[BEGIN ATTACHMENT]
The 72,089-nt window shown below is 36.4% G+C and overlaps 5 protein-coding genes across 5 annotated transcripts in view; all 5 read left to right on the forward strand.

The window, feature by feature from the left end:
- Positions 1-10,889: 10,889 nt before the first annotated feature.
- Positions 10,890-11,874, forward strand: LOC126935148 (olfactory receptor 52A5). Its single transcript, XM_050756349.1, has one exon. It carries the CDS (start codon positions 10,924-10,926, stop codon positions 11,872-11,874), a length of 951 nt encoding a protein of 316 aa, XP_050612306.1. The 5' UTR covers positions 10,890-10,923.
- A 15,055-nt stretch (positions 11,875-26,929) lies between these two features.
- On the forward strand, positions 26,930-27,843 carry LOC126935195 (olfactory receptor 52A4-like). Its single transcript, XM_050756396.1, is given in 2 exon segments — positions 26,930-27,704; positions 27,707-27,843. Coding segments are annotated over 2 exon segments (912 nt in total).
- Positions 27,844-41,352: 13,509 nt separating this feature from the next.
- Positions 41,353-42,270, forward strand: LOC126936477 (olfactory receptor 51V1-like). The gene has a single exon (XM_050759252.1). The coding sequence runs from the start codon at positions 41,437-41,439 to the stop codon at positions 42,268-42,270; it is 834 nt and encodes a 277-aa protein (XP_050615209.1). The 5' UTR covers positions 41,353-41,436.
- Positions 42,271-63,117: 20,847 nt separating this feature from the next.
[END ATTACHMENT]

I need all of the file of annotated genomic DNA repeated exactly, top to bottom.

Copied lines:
The 72,089-nt window shown below is 36.4% G+C and overlaps 5 protein-coding genes across 5 annotated transcripts in view; all 5 read left to right on the forward strand.

The window, feature by feature from the left end:
- Positions 1-10,889: 10,889 nt before the first annotated feature.
- Positions 10,890-11,874, forward strand: LOC126935148 (olfactory receptor 52A5). Its single transcript, XM_050756349.1, has one exon. It carries the CDS (start codon positions 10,924-10,926, stop codon positions 11,872-11,874), a length of 951 nt encoding a protein of 316 aa, XP_050612306.1. The 5' UTR covers positions 10,890-10,923.
- A 15,055-nt stretch (positions 11,875-26,929) lies between these two features.
- On the forward strand, positions 26,930-27,843 carry LOC126935195 (olfactory receptor 52A4-like). Its single transcript, XM_050756396.1, is given in 2 exon segments — positions 26,930-27,704; positions 27,707-27,843. Coding segments are annotated over 2 exon segments (912 nt in total).
- Positions 27,844-41,352: 13,509 nt separating this feature from the next.
- Positions 41,353-42,270, forward strand: LOC126936477 (olfactory receptor 51V1-like). The gene has a single exon (XM_050759252.1). The coding sequence runs from the start codon at positions 41,437-41,439 to the stop codon at positions 42,268-42,270; it is 834 nt and encodes a 277-aa protein (XP_050615209.1). The 5' UTR covers positions 41,353-41,436.
- Positions 42,271-63,117: 20,847 nt separating this feature from the next.